Cutting-edge technology and innovations in both hardware and software are based on 15+ years of fundamental research at SINTEF (the largest independent research organization in Scandinavia) was brought over to the spin-off company, Zivid. With the Zivid One 3D camera, Zivid introduced several new and innovative features into a small and cost-effective, robust industrial form factor.

Quality of Data (QOD) is a term that separates bad, good, and excellent 3D cameras. QOD represents the significant innovations found in the Zivid One, and Zivid's high-resolution technology offer the best QOD in the industry.

The "quality" component of QOD is measured by the degree of uncertainty in each measurement. For every pixel in the imaging sensor, there is a 3D measurement (XYZ) which is a true-to-reality representation of the object in the camera's view.

Zivid defines the gold standard for QoD by providing:

  • High absolute accuracy across the whole imaging sensor.
  • Accurate representation of shapes and forms, surface details, colors and texture.
  • Short baseline, which minimizes shadows and occlusions for both the camera and the projector.
  • Per-pixel processing: all analysis is done per pixel, without the need for analyzing spatial neighborhoods, eliminating block noise and providing true hd resolution.
  • High resolution data on any kind of surface, including shiny, reflective, translucent, dark and absorptive materials.
  • Smart patterns and software filters that eliminate noise and false points due to reflections and scattering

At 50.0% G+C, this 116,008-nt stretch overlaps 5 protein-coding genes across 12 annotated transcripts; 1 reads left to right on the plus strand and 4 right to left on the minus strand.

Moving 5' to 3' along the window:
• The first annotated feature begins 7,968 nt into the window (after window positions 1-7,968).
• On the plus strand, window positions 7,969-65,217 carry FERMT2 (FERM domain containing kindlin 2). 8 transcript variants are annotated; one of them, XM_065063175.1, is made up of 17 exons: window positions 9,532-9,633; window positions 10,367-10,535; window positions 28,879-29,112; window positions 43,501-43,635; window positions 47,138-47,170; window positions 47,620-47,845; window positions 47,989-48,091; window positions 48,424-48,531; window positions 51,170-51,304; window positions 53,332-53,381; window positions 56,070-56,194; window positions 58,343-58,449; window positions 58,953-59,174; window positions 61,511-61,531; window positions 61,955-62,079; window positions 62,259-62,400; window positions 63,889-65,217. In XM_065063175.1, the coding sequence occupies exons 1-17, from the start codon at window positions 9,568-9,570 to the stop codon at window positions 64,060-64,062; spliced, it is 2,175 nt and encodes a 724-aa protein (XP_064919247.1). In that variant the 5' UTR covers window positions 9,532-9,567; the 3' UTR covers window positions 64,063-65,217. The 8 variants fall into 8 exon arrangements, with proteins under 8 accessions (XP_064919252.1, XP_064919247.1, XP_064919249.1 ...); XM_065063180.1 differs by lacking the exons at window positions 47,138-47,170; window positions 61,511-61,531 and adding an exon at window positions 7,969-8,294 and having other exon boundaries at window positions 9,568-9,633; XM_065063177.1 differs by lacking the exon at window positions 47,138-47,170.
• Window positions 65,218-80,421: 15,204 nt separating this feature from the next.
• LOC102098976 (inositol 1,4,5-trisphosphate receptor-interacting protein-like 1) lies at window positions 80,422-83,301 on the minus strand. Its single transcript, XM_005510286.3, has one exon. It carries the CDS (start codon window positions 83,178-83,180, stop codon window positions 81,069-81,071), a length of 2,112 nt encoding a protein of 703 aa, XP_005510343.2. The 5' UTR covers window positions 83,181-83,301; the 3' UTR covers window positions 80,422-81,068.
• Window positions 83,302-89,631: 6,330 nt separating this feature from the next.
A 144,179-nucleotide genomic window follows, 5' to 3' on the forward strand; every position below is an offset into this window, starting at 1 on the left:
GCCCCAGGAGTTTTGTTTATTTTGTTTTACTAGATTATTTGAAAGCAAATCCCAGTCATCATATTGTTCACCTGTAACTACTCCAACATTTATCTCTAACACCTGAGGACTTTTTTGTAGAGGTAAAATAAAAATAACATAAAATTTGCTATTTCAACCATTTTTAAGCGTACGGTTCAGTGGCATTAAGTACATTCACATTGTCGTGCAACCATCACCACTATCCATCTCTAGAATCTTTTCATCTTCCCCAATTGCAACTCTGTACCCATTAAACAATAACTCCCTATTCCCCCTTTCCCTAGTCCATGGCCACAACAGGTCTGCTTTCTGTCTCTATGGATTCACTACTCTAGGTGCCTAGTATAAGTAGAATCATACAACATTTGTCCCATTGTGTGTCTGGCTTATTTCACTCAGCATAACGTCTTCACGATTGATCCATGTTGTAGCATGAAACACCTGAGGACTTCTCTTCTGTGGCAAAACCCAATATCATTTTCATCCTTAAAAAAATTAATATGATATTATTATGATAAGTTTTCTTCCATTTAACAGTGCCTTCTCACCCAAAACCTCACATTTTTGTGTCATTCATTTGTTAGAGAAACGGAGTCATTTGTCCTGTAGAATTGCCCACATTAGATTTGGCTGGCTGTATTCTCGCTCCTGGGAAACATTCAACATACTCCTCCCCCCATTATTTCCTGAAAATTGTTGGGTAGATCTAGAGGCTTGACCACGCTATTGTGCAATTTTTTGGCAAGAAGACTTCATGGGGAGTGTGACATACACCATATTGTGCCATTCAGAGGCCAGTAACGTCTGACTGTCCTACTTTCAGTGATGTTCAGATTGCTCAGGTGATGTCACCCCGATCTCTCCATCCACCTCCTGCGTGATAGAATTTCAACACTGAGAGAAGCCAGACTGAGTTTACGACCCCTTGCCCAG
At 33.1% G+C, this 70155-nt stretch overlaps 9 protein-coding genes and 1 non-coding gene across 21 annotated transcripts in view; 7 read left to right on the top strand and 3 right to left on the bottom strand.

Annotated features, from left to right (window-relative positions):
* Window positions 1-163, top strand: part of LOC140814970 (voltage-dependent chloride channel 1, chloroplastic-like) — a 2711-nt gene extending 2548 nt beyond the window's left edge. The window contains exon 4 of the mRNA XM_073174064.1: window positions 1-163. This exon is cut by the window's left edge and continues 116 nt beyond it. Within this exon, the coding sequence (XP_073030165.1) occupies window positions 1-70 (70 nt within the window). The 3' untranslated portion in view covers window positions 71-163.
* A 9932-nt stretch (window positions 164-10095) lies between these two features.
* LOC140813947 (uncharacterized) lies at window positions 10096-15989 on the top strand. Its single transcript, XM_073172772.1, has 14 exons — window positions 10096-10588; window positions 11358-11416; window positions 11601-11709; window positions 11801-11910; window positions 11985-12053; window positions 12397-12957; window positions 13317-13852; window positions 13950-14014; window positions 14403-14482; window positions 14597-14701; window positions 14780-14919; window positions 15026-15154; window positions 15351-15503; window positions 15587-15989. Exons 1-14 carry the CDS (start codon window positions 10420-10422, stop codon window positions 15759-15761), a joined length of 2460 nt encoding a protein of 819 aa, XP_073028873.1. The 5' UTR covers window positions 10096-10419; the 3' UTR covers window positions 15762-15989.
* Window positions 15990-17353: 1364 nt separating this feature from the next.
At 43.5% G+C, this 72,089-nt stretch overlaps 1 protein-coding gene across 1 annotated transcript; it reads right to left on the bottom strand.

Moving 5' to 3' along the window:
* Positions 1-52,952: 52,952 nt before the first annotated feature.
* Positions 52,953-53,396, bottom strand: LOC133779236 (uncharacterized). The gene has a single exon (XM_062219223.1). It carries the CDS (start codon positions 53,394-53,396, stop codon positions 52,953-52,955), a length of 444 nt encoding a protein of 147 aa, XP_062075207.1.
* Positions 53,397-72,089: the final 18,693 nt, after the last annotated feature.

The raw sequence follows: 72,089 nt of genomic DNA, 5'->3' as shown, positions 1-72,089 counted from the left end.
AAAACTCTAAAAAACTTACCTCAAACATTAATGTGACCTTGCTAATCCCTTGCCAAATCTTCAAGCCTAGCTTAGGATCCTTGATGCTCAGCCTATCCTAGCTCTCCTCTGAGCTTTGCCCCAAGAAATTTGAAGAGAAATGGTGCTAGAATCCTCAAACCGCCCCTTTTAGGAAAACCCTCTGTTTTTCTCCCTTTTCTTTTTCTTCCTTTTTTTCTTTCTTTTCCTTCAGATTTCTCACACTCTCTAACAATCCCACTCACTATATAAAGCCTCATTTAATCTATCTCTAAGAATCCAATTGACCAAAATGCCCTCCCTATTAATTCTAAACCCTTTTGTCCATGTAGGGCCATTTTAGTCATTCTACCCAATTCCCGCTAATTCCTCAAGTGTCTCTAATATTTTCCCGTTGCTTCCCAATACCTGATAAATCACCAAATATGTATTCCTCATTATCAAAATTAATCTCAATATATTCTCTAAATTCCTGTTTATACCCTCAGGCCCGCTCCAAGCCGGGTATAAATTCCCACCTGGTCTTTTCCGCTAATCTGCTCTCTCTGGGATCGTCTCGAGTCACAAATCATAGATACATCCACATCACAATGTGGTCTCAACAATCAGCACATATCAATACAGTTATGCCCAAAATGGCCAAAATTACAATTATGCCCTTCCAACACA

With the Zivid One 3D portfolio of cameras, Zivid delivers world class QOD plus all the innovative features described above. The results are clear - exceptional quality 3D in full HD and color at rapid rates (100 ms per image, including both acquisition and 3D processing time), and true-to-reality accuracy at 100 um.

With support for several High Dynamic Range (HDR) modes, combined with smart and adaptive projection technology and adaptive noise filtering, Zivid One can handle difficult objects of almost any material, whether they are dark and absorbing or shiny and reflective.

 

Successfully implementing robot and automation systems

As the market adopts the benefit of 3D vision, machine vision providers are faced with several challenges to be successful when implementing improved robot and automation systems. System integrators and their end-customers require 3D cameras that can withstand harsh work environments, varying light conditions and changing temperatures. Weight and size are also crucial elements, as heavy and bulky cameras cannot be mounted on robot arms without degrading load capacity or making maneuvering in complex environments difficult relative to a handling or interaction tasks.

The market has taken notice of Zivid, and recognized industry experts have awarded the Zivid One with multiple accolades. Independent juries from recognized industry magazines in Germany and US, with a global an unbiased view of the machine vision market, have chosen Zivid One 3D camera as a "Top Innovation" and "Gold Award Winner" in 2018. Red Dot picked the Zivid One as the best of product design.

The Zivid One 3D camera enables robots to see the world in three dimensions with the same, or better, visual acuity as humans. This radically increases the robustness and performance of existing automation systems, and high accuracy 3D enables entirely new possibilities for automation.

Market reception is best summarized by a few quotes from our customers, which is why we feel we have something special here at Zivid:

  • "It's too good to be true"
  • "This is the coolest 3D camera I have ever seen"
  • "I've been in the machine vision industry for 20 years, and I've never seen anything like this"